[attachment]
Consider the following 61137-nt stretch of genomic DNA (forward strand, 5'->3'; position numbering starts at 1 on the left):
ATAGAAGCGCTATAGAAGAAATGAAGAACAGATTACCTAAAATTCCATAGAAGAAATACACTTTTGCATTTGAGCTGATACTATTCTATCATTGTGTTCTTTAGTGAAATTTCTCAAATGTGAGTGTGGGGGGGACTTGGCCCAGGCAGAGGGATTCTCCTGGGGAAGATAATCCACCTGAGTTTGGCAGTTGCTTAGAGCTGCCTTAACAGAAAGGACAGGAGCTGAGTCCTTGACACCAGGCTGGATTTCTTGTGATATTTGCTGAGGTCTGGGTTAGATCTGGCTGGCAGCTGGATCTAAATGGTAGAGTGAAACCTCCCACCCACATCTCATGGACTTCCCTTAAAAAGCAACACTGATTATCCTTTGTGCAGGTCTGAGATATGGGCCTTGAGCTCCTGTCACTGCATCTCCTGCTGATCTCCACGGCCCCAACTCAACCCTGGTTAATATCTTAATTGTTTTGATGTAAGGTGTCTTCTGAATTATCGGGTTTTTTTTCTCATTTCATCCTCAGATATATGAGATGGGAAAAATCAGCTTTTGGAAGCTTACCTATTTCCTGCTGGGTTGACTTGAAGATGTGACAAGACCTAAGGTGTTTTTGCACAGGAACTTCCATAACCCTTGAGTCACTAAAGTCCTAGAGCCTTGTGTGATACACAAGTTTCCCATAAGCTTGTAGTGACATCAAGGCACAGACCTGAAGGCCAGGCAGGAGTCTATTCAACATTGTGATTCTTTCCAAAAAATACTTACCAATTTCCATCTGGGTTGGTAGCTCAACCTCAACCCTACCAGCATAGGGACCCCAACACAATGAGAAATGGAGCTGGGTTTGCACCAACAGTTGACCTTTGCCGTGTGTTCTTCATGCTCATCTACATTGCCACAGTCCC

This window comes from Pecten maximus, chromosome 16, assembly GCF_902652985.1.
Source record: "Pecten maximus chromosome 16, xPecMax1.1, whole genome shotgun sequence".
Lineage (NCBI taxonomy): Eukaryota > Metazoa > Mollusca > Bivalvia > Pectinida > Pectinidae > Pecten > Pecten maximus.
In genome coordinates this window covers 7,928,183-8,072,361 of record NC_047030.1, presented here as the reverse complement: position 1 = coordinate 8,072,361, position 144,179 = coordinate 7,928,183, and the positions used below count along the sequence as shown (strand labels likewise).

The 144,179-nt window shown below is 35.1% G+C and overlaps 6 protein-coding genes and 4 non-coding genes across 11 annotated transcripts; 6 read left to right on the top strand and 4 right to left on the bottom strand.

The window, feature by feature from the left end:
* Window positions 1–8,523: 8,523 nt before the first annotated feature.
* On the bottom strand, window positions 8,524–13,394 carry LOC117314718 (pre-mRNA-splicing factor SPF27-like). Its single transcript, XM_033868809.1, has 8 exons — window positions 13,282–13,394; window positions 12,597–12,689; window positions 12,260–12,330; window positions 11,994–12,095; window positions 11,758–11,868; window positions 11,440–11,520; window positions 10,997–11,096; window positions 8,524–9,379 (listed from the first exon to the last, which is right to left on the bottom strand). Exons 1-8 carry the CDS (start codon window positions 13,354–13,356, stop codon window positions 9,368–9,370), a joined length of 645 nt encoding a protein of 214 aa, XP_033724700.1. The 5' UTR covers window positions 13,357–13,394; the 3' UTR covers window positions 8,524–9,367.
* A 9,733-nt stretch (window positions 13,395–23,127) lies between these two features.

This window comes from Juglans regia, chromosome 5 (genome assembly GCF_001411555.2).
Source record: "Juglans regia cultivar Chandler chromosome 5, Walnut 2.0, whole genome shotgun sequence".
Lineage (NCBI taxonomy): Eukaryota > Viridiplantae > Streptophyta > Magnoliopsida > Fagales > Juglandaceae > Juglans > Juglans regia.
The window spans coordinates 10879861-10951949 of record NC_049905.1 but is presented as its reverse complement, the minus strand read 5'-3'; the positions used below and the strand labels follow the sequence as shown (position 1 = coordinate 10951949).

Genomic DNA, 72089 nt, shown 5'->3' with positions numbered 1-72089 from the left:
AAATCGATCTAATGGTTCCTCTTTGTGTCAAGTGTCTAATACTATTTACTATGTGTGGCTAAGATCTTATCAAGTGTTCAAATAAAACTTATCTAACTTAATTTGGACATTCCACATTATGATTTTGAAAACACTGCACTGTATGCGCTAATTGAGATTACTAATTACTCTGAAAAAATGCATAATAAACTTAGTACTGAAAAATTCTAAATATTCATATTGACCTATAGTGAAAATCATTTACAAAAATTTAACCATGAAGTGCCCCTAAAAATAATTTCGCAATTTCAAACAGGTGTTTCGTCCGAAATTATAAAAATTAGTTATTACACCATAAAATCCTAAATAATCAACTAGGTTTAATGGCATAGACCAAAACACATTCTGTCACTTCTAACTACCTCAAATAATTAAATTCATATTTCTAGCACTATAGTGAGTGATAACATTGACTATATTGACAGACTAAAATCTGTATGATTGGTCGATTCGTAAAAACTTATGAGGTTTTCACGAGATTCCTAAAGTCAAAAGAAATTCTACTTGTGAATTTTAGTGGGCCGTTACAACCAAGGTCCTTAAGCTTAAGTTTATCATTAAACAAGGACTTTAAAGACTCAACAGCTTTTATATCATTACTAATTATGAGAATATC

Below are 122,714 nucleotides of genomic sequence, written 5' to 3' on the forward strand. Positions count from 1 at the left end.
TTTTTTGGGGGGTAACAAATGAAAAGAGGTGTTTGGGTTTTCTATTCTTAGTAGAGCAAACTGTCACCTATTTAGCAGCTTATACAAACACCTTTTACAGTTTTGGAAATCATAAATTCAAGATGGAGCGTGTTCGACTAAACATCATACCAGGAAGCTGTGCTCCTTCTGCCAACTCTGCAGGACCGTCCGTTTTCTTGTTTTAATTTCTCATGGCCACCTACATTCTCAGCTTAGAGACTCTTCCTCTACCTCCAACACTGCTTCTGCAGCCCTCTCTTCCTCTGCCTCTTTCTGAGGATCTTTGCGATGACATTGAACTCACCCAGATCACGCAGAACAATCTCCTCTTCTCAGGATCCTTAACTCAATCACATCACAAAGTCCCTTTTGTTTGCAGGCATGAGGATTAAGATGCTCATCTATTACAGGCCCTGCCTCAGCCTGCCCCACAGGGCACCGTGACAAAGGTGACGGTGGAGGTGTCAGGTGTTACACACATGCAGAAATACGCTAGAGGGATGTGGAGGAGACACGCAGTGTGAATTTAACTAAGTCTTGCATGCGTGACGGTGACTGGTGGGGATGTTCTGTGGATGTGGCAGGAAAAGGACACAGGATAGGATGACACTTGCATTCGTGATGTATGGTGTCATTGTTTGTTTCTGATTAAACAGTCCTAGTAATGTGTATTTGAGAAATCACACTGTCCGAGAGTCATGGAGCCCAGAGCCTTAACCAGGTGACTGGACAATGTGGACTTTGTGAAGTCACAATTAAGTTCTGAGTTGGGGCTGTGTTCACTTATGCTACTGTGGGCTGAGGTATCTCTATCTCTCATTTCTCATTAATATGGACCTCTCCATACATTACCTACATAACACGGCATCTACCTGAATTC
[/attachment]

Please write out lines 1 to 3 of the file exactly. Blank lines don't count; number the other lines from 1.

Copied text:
Consider the following 61137-nt stretch of genomic DNA (forward strand, 5'->3'; position numbering starts at 1 on the left):
ATAGAAGCGCTATAGAAGAAATGAAGAACAGATTACCTAAAATTCCATAGAAGAAATACACTTTTGCATTTGAGCTGATACTATTCTATCATTGTGTTCTTTAGTGAAATTTCTCAAATGTGAGTGTGGGGGGGACTTGGCCCAGGCAGAGGGATTCTCCTGGGGAAGATAATCCACCTGAGTTTGGCAGTTGCTTAGAGCTGCCTTAACAGAAAGGACAGGAGCTGAGTCCTTGACACCAGGCTGGATTTCTTGTGATATTTGCTGAGGTCTGGGTTAGATCTGGCTGGCAGCTGGATCTAAATGGTAGAGTGAAACCTCCCACCCACATCTCATGGACTTCCCTTAAAAAGCAACACTGATTATCCTTTGTGCAGGTCTGAGATATGGGCCTTGAGCTCCTGTCACTGCATCTCCTGCTGATCTCCACGGCCCCAACTCAACCCTGGTTAATATCTTAATTGTTTTGATGTAAGGTGTCTTCTGAATTATCGGGTTTTTTTTCTCATTTCATCCTCAGATATATGAGATGGGAAAAATCAGCTTTTGGAAGCTTACCTATTTCCTGCTGGGTTGACTTGAAGATGTGACAAGACCTAAGGTGTTTTTGCACAGGAACTTCCATAACCCTTGAGTCACTAAAGTCCTAGAGCCTTGTGTGATACACAAGTTTCCCATAAGCTTGTAGTGACATCAAGGCACAGACCTGAAGGCCAGGCAGGAGTCTATTCAACATTGTGATTCTTTCCAAAAAATACTTACCAATTTCCATCTGGGTTGGTAGCTCAACCTCAACCCTACCAGCATAGGGACCCCAACACAATGAGAAATGGAGCTGGGTTTGCACCAACAGTTGACCTTTGCCGTGTGTTCTTCATGCTCATCTACATTGCCACAGTCCC

This window comes from Pecten maximus, chromosome 16, assembly GCF_902652985.1.